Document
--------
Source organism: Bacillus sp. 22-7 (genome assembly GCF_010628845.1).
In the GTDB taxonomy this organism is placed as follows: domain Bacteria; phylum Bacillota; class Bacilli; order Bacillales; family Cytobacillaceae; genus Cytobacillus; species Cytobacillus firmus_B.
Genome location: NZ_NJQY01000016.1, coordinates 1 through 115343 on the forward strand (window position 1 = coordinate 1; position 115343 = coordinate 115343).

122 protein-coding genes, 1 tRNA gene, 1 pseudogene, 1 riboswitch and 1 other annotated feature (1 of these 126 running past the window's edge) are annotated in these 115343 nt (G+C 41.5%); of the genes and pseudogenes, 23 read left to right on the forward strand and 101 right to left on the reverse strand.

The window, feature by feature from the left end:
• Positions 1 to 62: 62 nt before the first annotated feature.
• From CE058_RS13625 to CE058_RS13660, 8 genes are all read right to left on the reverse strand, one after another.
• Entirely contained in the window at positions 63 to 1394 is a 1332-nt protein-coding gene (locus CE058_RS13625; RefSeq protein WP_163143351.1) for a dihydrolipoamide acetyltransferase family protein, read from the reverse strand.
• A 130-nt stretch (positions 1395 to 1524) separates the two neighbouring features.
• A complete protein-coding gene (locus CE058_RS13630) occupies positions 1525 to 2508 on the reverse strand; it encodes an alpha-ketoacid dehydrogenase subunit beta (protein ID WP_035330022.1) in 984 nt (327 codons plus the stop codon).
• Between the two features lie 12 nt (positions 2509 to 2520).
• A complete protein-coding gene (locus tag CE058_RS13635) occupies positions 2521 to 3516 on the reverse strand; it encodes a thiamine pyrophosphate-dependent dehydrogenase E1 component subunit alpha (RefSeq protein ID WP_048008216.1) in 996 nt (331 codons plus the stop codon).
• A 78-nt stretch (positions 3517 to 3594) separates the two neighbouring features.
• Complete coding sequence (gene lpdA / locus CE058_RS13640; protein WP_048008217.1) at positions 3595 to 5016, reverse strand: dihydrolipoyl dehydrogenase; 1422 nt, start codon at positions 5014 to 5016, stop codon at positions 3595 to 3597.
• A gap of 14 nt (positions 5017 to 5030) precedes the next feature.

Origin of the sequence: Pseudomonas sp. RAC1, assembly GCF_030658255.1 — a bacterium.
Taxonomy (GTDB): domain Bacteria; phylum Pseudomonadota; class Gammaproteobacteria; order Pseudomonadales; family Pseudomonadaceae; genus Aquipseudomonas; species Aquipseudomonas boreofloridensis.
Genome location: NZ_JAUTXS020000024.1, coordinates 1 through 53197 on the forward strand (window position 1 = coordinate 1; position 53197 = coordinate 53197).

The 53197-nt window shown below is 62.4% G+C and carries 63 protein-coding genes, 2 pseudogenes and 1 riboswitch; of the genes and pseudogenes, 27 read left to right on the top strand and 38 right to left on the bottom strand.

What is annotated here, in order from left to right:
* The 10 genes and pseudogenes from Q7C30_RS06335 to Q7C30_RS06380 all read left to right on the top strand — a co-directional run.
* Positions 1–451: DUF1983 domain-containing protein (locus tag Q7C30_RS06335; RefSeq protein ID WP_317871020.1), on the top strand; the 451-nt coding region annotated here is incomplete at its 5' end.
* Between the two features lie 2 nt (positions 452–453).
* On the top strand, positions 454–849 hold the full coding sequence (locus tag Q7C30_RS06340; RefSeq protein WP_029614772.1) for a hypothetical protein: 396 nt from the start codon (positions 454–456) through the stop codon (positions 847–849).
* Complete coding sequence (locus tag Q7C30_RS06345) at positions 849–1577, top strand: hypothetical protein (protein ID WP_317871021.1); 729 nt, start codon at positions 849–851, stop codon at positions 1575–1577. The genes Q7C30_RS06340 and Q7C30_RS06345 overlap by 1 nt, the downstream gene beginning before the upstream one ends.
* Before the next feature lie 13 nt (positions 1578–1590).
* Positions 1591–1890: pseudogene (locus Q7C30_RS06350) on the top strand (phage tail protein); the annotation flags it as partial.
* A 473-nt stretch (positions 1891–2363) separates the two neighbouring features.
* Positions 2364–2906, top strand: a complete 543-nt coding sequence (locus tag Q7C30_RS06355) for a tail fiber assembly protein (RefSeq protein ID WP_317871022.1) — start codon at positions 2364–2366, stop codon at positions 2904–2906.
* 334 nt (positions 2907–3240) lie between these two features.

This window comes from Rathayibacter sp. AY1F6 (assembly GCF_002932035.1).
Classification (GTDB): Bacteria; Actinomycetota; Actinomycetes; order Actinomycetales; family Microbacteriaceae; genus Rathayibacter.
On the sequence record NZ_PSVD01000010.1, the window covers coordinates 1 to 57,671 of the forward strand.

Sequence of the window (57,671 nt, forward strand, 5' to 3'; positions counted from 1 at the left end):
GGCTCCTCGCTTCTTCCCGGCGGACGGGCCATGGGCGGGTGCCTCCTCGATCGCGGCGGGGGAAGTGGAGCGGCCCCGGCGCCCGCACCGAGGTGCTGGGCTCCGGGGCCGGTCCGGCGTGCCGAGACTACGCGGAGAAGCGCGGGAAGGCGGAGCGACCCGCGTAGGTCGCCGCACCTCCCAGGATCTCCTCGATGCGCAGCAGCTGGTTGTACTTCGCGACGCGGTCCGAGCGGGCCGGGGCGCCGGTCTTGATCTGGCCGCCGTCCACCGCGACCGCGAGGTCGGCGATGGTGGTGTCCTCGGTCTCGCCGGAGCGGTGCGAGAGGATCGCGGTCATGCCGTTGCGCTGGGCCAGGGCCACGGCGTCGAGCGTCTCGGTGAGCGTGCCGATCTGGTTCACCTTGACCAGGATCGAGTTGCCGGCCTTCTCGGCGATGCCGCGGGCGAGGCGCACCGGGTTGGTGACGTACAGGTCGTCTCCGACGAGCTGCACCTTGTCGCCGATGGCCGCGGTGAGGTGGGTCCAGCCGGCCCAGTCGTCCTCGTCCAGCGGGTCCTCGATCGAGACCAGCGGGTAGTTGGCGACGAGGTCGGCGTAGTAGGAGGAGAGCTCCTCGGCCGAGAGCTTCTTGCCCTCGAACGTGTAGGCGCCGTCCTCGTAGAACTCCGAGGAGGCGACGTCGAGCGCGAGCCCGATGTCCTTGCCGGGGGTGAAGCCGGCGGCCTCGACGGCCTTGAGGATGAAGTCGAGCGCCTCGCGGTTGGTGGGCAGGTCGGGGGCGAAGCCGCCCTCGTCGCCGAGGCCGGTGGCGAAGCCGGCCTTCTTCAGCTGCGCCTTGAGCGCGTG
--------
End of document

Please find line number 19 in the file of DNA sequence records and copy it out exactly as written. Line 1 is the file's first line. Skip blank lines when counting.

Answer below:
The 53197-nt window shown below is 62.4% G+C and carries 63 protein-coding genes, 2 pseudogenes and 1 riboswitch; of the genes and pseudogenes, 27 read left to right on the top strand and 38 right to left on the bottom strand.